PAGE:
Debunked: Google Does Not Charge Licensing Fees For “Google Mobile Services”

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This afternoon, we came across a report from The Guardian which stated that Google might be licensing out Google Mobile Services, or GMS, to OEMs for use on their phones. They stated that they may be charging at least one OEM as much as $0.75 per device shipped. Which would cost the OEM about $75,000 on a shipment of 100,000 phones or tablets. Which isn’t a ton, when you think about it especially compared to Microsoft. Who gets about $15 off of every Android device shipped, which in-turn brings in about $2 billion for Microsoft. For those that aren’t aware, there are two separate parts of Android that OEMs use. There’s the Android Open Source Project, which is the code for building Android for their device. Then there’s the Google Mobile Services which is closed source, and gives manufacturers the right to include the Play Store, Gmail, Google Search and other Google apps on the device out-of-the-box.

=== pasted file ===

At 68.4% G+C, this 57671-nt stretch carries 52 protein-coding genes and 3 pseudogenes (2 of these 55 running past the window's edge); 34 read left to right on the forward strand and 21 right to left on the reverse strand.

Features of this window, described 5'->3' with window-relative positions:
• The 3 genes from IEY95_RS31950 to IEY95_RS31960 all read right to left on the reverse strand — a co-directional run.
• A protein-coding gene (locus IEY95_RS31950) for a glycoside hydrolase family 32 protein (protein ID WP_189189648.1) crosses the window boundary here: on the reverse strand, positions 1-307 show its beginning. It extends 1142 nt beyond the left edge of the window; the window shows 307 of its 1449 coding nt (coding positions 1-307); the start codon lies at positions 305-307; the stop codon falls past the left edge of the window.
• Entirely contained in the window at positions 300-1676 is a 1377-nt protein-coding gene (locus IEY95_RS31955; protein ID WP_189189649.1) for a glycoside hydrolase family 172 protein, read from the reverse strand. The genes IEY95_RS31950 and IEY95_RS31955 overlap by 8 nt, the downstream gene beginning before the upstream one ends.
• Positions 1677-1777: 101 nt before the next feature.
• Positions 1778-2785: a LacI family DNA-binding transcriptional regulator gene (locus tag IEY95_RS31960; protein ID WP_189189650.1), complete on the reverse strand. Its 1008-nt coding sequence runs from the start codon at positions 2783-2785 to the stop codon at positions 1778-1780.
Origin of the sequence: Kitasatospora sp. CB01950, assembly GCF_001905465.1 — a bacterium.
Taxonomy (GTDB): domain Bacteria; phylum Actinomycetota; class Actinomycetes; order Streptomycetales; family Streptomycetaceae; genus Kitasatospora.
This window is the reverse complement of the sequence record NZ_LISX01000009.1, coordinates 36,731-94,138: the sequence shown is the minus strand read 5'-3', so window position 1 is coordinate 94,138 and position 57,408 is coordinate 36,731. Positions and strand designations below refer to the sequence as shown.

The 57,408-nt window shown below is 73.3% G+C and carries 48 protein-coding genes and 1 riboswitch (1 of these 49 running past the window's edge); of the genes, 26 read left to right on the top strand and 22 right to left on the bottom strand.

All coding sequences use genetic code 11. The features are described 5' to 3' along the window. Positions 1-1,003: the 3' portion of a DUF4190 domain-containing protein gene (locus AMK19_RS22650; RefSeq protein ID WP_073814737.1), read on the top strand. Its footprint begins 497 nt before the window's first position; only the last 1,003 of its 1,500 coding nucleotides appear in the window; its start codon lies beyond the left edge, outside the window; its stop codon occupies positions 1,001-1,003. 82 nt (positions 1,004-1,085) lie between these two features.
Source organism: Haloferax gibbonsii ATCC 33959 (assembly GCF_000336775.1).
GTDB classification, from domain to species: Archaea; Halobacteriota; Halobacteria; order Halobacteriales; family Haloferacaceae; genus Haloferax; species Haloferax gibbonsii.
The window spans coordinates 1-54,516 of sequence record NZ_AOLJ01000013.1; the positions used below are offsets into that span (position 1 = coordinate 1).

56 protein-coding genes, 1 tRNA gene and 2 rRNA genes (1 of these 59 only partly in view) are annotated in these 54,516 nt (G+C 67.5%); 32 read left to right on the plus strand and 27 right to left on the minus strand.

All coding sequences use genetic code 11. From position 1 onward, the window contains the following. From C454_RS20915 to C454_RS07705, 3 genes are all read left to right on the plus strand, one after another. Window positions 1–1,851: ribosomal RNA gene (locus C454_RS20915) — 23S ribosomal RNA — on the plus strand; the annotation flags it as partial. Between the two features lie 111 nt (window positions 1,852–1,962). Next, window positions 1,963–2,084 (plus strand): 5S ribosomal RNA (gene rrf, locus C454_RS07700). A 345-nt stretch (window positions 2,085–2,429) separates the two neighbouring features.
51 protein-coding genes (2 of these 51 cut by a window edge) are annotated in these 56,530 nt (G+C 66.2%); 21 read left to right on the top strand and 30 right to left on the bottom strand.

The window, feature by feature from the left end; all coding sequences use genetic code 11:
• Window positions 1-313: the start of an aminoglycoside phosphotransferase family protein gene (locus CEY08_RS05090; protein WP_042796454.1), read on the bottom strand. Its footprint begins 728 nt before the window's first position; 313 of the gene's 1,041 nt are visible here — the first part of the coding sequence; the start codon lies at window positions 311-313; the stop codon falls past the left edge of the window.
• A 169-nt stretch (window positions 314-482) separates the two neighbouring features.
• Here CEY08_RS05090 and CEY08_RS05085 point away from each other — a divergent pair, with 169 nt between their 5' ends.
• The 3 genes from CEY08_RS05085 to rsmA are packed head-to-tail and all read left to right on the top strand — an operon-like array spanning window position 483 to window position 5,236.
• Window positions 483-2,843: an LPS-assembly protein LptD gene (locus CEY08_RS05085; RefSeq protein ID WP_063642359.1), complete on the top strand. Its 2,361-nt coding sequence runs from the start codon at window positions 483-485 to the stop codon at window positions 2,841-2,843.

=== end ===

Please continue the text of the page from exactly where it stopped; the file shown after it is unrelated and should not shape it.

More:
Google, today, confirmed to 9to5Google that this report from The Guardian was untrue. Google has always had, and probably always will have, certain steps for an OEM to get their device certified with Google to get Google Mobile Services on their device. As 9to5Google points out in their article, it could entirely be possible that The Guardian’s sources are related to an arrangement with Google, but the search giant doesn’t charge OEMs specifically for access to Google Mobile Services on their devices. Another part of the Google Mobile Services is Google Play Services, which has become pretty popular over the past year. Mostly because Google is able to push all kinds of new API’s into the Google Play Services “app” and bring certain updates to all Android devices running Android 2.3 and up without pushing out an OTA. Which is a pretty huge deal on Android seeing as the OEMs and carriers are responsible for the updates and not Google (except on the Nexus line). So it appears that Google indeed does not charge OEM’s for Google Mobile Services, which is a sigh of relief, since Android is an open source platform, and that’s not all that “open”.

Source: 9to5Google

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